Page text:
SMP: And when was the first time you went to play the Main Event in Las Vegas?
H.E: I first came to Las Vegas to play the Main Event in 2016. It was my dream. I was in very deep on day 3. I was in the top 20 for a long time, and then I made a terrible mistake that cost me all of my chips. For three years after that, I worked on my game a lot so that I would not make a mistake like that again and so that I could regain my confidence. I worked on every aspect of the game until this year, 2019.
SMP: Do you go back to Iran sometimes? How is life there?
H.E: Yes, Iran is my home, and Germany also, obviously. I go back to Iran around three times a year. I have a big family there and many friends. It’s a beautiful country. For sure, the political situation inside and outside of the country can be a problem, and people can’t enjoy their lives 100% there. But, I really want to say that Iran is a very nice country. I love the people, I love my country, and I love the food in Iran. They have delicious food!
SMP: What do people think about poker and your success?
H.E: My family is very proud of me. They are really proud that I became the world champion. It’s not about the money—even if, obviously, $10 million is awesome—but they are really happy about the title. Becoming a world champion is not something you do every day. I’m very famous in Iran now.
SMP: We saw you playing high rollers in Rozvadov. You finished 3rd in the 25k Platinum for €251,837. It seems that you didn’t play in those type of events before, is that a new challenge for you, what does it mean for you?
H.E: It depends. If I feel I’m in a good mindset and have the right mentality to play high rollers, I will. Otherwise, I won’t play that type of tournament. For example, I recently finished in 28th place in the EPT Prague Main Event, and there was the 10K High Roller right after, and I chose not to play because the mentality wasn’t there. In Rozvadov, the tournament was looking really good, and I had a strong mentality, so I thought why not and took the 3rd place. So that’s a good challenge, yes, and I can sometimes try 25K or 50K events if I feel good, but not always. It’s not really a goal because, as I said, I like very deep structure, like in the Main Event, with one-hour blinds, and most high rollers are not like that.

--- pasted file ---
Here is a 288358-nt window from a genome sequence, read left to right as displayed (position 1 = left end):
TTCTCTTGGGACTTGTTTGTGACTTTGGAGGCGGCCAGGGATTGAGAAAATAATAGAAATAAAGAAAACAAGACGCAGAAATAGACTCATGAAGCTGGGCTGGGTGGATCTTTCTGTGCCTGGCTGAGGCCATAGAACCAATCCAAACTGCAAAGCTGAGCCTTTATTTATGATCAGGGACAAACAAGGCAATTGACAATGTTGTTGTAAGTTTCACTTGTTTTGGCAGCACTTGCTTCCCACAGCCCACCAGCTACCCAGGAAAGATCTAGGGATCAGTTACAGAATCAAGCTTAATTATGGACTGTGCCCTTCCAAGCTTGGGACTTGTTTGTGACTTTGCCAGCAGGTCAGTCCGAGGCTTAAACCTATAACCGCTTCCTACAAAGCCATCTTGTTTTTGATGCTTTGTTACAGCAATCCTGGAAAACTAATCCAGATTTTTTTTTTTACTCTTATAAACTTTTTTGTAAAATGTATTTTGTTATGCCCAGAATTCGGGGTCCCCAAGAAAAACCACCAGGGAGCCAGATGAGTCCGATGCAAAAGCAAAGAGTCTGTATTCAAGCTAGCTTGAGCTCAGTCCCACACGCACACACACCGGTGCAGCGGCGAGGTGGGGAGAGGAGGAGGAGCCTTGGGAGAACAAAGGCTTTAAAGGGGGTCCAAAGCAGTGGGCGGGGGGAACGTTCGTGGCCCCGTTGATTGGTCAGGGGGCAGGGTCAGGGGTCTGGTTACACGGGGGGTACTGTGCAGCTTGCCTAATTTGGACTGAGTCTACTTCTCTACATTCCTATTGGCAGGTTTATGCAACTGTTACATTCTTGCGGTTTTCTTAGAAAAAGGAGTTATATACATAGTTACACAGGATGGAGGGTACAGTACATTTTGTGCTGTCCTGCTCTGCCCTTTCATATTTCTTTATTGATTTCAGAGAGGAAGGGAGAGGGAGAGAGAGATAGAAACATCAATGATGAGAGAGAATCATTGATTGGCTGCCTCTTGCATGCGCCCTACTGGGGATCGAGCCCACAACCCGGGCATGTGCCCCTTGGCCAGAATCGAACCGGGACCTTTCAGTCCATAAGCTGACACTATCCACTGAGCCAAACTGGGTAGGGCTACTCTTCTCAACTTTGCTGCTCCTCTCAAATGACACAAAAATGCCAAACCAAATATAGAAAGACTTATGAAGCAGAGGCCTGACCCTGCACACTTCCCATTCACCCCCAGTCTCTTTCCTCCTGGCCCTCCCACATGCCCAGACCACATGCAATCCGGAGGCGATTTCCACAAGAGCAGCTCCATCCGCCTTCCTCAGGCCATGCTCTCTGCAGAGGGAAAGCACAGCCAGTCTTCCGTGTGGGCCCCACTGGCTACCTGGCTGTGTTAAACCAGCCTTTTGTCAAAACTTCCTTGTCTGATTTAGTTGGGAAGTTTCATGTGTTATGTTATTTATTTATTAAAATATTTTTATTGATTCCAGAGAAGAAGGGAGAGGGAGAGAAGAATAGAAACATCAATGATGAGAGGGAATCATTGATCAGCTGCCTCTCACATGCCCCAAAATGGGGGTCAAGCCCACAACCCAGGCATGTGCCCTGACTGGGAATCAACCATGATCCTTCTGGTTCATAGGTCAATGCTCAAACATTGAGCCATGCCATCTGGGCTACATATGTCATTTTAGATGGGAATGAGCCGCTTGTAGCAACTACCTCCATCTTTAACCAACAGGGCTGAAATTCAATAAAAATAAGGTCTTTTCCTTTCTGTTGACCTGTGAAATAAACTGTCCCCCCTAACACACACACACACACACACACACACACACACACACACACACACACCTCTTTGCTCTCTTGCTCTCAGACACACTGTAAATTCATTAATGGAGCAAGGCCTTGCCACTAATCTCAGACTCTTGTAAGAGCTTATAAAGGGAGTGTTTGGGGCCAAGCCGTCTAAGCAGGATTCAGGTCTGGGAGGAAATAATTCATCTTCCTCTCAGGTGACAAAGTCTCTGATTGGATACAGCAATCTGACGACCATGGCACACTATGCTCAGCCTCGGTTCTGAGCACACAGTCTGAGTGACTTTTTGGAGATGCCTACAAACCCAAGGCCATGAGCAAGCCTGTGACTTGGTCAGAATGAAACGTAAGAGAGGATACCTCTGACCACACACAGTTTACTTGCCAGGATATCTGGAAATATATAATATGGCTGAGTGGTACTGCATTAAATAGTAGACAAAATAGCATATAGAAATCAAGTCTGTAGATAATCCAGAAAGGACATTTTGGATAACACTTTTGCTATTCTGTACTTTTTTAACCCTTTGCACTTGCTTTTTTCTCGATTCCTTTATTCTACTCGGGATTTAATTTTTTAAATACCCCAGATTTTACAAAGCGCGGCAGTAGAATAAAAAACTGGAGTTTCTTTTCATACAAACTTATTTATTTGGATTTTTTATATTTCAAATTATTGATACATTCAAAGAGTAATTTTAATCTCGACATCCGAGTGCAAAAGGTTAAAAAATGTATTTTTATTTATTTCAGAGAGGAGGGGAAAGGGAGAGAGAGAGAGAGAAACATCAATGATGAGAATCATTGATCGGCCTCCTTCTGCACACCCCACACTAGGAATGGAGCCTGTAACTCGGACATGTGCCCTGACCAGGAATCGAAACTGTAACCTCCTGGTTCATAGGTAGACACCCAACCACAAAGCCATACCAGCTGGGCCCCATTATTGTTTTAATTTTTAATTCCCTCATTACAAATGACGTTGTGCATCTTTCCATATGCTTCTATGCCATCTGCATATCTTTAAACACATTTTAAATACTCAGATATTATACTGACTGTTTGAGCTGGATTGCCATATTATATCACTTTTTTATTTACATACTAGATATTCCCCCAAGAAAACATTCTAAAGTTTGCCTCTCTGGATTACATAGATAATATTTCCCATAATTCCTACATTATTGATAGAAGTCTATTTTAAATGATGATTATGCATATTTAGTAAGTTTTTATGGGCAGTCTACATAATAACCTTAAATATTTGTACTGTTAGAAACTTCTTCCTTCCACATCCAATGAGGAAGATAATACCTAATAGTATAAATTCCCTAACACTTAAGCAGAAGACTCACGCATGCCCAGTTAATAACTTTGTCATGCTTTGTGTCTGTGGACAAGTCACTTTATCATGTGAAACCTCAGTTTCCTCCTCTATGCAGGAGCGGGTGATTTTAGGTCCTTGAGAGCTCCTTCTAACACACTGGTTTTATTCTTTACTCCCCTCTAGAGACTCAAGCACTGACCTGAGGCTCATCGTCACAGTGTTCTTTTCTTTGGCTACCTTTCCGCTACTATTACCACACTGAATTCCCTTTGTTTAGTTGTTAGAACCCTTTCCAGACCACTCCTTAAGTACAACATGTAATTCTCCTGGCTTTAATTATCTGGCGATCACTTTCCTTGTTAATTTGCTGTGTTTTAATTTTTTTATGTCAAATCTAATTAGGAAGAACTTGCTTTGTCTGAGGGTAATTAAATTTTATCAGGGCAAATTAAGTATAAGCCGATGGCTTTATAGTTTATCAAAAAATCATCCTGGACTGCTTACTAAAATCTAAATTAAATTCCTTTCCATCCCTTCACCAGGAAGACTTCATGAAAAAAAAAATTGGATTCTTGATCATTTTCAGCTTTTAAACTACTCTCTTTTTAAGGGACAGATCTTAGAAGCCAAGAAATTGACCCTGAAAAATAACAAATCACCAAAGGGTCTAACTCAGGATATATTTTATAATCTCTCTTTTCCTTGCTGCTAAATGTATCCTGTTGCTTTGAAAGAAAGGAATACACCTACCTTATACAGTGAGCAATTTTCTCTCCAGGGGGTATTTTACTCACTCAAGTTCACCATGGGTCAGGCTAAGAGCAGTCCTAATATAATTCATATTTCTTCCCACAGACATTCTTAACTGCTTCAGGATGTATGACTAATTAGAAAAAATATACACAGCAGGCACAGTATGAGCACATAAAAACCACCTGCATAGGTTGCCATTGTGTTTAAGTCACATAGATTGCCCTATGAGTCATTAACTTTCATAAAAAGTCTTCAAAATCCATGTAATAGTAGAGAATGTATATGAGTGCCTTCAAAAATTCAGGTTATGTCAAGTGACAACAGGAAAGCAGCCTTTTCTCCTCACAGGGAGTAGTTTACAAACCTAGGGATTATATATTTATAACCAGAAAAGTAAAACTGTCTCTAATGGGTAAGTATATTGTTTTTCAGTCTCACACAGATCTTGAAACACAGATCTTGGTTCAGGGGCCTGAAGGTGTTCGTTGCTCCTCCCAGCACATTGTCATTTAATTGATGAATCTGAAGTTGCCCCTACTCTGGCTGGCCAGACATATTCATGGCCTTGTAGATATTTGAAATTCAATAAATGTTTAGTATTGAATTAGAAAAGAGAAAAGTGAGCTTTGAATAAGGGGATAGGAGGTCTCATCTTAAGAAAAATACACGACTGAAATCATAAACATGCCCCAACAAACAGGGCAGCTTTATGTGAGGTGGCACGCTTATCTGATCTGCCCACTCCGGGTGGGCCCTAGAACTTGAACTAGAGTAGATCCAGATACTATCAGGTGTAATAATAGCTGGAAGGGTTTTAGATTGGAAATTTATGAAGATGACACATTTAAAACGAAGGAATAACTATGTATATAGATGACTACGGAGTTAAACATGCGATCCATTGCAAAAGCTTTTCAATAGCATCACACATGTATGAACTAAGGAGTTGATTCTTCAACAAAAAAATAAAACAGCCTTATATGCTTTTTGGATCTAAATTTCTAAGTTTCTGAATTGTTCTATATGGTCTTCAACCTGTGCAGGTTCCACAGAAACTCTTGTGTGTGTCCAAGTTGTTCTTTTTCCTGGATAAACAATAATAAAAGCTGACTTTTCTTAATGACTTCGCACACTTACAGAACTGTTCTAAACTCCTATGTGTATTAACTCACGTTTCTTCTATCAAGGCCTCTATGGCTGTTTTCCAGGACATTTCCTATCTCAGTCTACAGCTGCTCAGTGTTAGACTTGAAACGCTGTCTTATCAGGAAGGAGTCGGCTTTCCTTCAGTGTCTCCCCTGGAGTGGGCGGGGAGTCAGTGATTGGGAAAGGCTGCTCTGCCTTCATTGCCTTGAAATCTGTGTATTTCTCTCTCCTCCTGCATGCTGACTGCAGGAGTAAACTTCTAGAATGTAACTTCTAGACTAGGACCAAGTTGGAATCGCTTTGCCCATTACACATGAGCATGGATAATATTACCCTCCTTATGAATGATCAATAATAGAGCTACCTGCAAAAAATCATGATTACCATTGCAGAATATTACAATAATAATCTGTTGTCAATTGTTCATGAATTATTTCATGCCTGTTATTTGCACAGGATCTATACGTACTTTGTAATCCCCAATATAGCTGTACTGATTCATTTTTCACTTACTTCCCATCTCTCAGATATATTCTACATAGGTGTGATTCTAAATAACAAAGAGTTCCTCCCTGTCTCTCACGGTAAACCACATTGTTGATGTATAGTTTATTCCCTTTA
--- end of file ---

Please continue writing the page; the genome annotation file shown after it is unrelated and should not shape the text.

SMP: If I’m not wrong, you don’t have a Twitter account, and you created an Instagram profile right before the final table, when most players today are really active on social media and share a lot about their life and career. What’s your vision of the role of social media, and what do you want to share with people, or not share?
H.E: Yeah, I won’t say I don’t like social media, but I just don’t use it; it’s not my thing. I had a Facebook account until 2015. When I won the EPT Prague, I received a lot of messages and friend invitations that were asking me for things. It was too much for me, and I ended up deactivating my profile. Since then, I haven’t reopened it. Concerning Instagram, I saw some profiles that people created during the main event, but it’s not me. I made a real Instagram account recently, but I only kept it like three weeks and realized it was too much for me! I want to keep 65% of my time for my friends and my family, people who have nothing to do with poker, and all the social media take too much of that time, so I can’t. I still like social media, but when it’s too much, it’s too much.